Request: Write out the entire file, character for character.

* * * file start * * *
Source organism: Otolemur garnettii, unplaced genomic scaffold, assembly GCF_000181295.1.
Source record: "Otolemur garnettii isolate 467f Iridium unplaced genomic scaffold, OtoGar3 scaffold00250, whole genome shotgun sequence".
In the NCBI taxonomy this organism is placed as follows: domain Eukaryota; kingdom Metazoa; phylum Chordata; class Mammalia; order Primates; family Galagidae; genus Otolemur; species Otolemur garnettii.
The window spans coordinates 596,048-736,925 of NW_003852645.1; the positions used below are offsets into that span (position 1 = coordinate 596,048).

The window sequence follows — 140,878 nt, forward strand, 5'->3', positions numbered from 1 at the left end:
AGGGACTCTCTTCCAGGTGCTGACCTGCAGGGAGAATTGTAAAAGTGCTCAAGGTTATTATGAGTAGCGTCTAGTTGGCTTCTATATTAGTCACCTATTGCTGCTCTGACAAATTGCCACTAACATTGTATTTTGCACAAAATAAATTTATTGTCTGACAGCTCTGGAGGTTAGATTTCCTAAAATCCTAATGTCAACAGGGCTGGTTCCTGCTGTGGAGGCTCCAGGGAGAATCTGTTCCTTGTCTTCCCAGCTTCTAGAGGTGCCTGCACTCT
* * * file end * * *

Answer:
Source organism: Otolemur garnettii, unplaced genomic scaffold, assembly GCF_000181295.1.
Source record: "Otolemur garnettii isolate 467f Iridium unplaced genomic scaffold, OtoGar3 scaffold00250, whole genome shotgun sequence".
In the NCBI taxonomy this organism is placed as follows: domain Eukaryota; kingdom Metazoa; phylum Chordata; class Mammalia; order Primates; family Galagidae; genus Otolemur; species Otolemur garnettii.
The window spans coordinates 596,048-736,925 of NW_003852645.1; the positions used below are offsets into that span (position 1 = coordinate 596,048).

The window sequence follows — 140,878 nt, forward strand, 5'->3', positions numbered from 1 at the left end:
AGGGACTCTCTTCCAGGTGCTGACCTGCAGGGAGAATTGTAAAAGTGCTCAAGGTTATTATGAGTAGCGTCTAGTTGGCTTCTATATTAGTCACCTATTGCTGCTCTGACAAATTGCCACTAACATTGTATTTTGCACAAAATAAATTTATTGTCTGACAGCTCTGGAGGTTAGATTTCCTAAAATCCTAATGTCAACAGGGCTGGTTCCTGCTGTGGAGGCTCCAGGGAGAATCTGTTCCTTGTCTTCCCAGCTTCTAGAGGTGCCTGCACTCT